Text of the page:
Specifically, institutional investors are looking for people on the BOD that they can communicate with. They want to know that if another financial crisis arises that they have people they can call in to and find out what the fund is proposing to do, and, possibly, make suggestions as to what solutions the board may wish to consider.

Independence from both the manager and other directors 

Investors increasingly expect to see directors who are not connected to either the manager or themselves. At Ogier, we are seeing the emergence of split boards. At the time of set-up, in order to market the fund as an attractive proposition a manager will look to establish a board of three directors; where one will be representative of the manager and the other two will be carefully selected from different independent service providers.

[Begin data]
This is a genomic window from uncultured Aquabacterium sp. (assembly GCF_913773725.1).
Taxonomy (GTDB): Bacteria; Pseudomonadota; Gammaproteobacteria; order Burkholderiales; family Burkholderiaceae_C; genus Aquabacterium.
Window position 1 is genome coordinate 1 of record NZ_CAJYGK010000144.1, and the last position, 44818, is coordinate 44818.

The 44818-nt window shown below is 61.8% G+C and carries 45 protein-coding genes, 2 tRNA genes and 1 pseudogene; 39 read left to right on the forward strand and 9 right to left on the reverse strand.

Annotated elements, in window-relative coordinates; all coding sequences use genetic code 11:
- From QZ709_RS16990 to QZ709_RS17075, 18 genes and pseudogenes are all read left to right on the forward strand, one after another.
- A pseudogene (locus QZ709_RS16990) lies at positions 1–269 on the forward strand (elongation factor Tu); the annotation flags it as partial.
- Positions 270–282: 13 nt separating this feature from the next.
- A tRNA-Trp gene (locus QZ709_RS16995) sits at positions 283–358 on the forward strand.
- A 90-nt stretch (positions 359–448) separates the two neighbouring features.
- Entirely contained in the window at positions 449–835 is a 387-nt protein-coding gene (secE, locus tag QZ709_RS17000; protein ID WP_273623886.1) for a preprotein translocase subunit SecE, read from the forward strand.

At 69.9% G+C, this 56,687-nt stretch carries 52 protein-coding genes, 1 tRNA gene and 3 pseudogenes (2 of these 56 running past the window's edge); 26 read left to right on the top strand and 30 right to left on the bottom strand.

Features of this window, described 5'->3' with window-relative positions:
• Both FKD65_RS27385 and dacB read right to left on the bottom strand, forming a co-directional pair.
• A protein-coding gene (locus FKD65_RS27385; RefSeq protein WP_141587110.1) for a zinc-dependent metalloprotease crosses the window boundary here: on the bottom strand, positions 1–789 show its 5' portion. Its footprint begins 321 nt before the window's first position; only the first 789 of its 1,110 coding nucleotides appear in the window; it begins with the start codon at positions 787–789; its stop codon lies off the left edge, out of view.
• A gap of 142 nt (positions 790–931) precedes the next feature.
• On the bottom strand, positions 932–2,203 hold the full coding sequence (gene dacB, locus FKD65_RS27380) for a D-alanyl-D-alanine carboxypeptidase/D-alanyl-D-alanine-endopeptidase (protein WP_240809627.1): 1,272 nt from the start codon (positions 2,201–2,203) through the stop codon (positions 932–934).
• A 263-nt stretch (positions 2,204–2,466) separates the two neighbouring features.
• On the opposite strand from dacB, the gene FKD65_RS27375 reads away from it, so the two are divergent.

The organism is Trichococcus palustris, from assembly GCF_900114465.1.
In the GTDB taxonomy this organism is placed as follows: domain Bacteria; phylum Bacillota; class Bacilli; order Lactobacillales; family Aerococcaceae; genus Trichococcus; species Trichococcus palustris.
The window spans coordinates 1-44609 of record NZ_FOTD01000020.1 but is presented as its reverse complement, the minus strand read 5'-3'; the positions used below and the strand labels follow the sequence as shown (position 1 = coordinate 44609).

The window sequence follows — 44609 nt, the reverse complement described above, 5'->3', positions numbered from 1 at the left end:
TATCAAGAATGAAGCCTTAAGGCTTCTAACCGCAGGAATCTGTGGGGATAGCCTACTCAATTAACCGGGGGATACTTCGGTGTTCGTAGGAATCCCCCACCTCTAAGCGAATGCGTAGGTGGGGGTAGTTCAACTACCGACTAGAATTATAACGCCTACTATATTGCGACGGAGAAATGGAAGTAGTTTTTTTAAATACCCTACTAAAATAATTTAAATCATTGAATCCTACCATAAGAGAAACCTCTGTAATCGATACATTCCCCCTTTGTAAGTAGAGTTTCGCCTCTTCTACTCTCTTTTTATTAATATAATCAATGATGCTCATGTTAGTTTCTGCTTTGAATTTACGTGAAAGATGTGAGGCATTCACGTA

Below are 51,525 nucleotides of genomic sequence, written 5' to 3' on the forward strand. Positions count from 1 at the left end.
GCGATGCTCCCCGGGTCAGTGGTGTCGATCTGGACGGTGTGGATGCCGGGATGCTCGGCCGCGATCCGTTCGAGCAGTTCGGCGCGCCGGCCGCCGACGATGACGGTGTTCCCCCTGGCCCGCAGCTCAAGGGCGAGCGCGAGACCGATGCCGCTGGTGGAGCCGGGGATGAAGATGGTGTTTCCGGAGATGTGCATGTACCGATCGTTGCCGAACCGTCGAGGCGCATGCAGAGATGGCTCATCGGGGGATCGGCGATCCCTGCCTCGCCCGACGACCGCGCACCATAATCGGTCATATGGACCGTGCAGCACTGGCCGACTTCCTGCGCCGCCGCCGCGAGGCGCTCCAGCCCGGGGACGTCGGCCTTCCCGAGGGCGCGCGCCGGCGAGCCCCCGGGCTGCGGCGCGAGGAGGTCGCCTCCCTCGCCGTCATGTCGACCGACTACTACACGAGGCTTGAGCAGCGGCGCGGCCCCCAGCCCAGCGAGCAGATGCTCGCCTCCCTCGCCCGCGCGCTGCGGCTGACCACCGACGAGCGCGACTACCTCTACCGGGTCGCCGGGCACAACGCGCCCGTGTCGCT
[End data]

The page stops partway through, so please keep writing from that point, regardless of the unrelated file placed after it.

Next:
Greater attention to corporate governance at the Master Fund level

Due to changes in Investment Manager tax deferrals in the US, more funds are being set up as master/feeder structures where the fee allocations are being done at the Master Fund level in a way that is beneficial from a US tax perspective for managers. That has given rise to the concern that, since the Master Fund holds all the assets, there needs to be proper corporate governance at that level. 

Initially, these corporate governance concerns drove Master Funds to be set up as companies in the Cayman Islands so that the same board would sit at both levels. In the past year, we’ve seen a greater move towards the use of partnerships at the Master Fund level for a number of reasons. 

This has given rise to an interesting trend: How to replicate within a partnership at the Master fund level the same corporate governance controls that exist on the corporate side?

We are seeing three solutions to address this shift.